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12/14/2017 09:51 PM
Pennsylvania State Senate
http://www.legis.state.pa.us/cfdocs/Legis/CSM/showMemoPublic.cfm?chamber=S&SPick=20170&cosponId=22681
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Senate of Pennsylvania
Session of 2017 - 2018 Regular Session

MEMORANDUM

Posted: February 1, 2017 01:56 PM
From: Senator Andrew E. Dinniman
To: All Senate members
Subject: Motor Vehicle Extreme Heat Protection Act
 
I plan on re-introducing SB 977, legislation that would Amend Title 18 (Animal Cruelty) to prohibit the confinement of a dog or cat in an unattended motor vehicle in a manner that would endanger the health and well-being of the animal.

On an 80-degree day, the temperature inside a car can reach 99 degrees in just ten minutes, 109 degrees within twenty minutes, and 114 degrees within thirty minutes. Animals do not sweat like humans do, so they have no way to cool themselves down in hot conditions, causing irreversible organ damage, heat stroke, brain damage, and in extreme cases, death.

There are currently 17 states that have laws that protect animals from being left in hot cars, with Tennessee being the most recent state to pass such a law. The Motor Vehicle Extreme Heat Protection Act is mostly based off California legislation, as it is vital to grant police officers and public safety personnel greater authority to act to save a dog or cat in distress if necessary. It is against the law to leave a child in a hot car, so it should also be illegal to confine a dog or cat in a hot car, as animals, like small children, deteriorate faster than adults when exposed to extreme heat.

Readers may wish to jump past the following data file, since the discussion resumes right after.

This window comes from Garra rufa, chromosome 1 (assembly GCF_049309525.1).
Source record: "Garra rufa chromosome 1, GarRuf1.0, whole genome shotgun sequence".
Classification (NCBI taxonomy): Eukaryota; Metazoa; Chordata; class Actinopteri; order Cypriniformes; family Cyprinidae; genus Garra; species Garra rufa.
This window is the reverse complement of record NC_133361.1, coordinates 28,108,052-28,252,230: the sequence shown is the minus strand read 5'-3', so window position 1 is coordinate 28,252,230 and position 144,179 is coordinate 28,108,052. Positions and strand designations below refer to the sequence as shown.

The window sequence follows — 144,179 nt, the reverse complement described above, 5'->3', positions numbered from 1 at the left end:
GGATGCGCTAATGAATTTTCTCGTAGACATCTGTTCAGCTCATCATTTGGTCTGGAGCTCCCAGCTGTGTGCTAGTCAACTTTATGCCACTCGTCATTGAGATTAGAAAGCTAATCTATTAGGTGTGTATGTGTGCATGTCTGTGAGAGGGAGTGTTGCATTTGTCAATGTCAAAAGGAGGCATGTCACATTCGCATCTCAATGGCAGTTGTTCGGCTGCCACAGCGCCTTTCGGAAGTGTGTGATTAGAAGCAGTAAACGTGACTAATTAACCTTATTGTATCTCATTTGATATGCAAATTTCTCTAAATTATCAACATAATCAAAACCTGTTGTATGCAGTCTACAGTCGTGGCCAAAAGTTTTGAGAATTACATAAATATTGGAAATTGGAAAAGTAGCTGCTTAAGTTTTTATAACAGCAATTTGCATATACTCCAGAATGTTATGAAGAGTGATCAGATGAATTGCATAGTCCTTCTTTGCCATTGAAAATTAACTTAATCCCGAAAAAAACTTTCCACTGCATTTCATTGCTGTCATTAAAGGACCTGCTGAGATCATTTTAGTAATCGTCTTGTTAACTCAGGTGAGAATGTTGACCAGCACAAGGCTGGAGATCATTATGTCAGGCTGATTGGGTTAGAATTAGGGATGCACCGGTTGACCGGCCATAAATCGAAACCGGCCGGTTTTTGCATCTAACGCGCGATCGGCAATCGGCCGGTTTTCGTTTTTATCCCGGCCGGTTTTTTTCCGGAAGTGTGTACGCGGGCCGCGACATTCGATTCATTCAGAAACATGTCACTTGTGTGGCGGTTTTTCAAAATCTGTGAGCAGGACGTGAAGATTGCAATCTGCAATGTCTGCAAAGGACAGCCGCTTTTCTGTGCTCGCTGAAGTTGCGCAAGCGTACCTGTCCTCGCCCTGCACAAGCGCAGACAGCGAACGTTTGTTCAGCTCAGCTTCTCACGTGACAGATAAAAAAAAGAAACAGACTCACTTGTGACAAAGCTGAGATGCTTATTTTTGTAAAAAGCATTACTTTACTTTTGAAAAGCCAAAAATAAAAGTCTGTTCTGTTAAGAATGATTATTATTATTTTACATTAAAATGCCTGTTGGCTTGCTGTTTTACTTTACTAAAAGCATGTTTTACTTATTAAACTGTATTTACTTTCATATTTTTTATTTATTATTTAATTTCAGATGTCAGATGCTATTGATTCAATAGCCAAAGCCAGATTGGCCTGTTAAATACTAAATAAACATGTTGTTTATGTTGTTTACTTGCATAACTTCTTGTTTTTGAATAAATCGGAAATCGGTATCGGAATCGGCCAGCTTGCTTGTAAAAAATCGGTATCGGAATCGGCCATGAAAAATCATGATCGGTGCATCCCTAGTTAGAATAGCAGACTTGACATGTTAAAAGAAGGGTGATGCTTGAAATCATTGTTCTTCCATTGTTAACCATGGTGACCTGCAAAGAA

Under the proposed legislation, it will be a summary offense to confine a dog or cat in a car under conditions that jeopardize the pet’s health. A police officer or other public safety professional or humane officer would have the authority to remove the dog or cat from the unattended motor vehicle if they believe the dog or cat is suffering and is endangered after a reasonable search for the owner or operator of the vehicle. The police officer or other public safety professional or humane officer who removes a cat or dog from an unattended vehicle will not be held liable for any damages.

If an officer removes a dog or cat from an unattended motor vehicle, the officer is required to take it to a veterinary hospital or animal care clinic for a health screening and treatment. The officer who removed the dog or cat must leave a conspicuous note stating the officer’s information and the information for where to pick up the pet. The operator of the vehicle from which the cat or dog was removed shall be responsible for any costs incurred by the veterinary hospital or animal care center.

Please join me in prohibiting the confinement of dogs and cats in hot cars to protect them from serious and unnecessary damage to their health and safety. Thank you for your consideration.


Introduced as SB636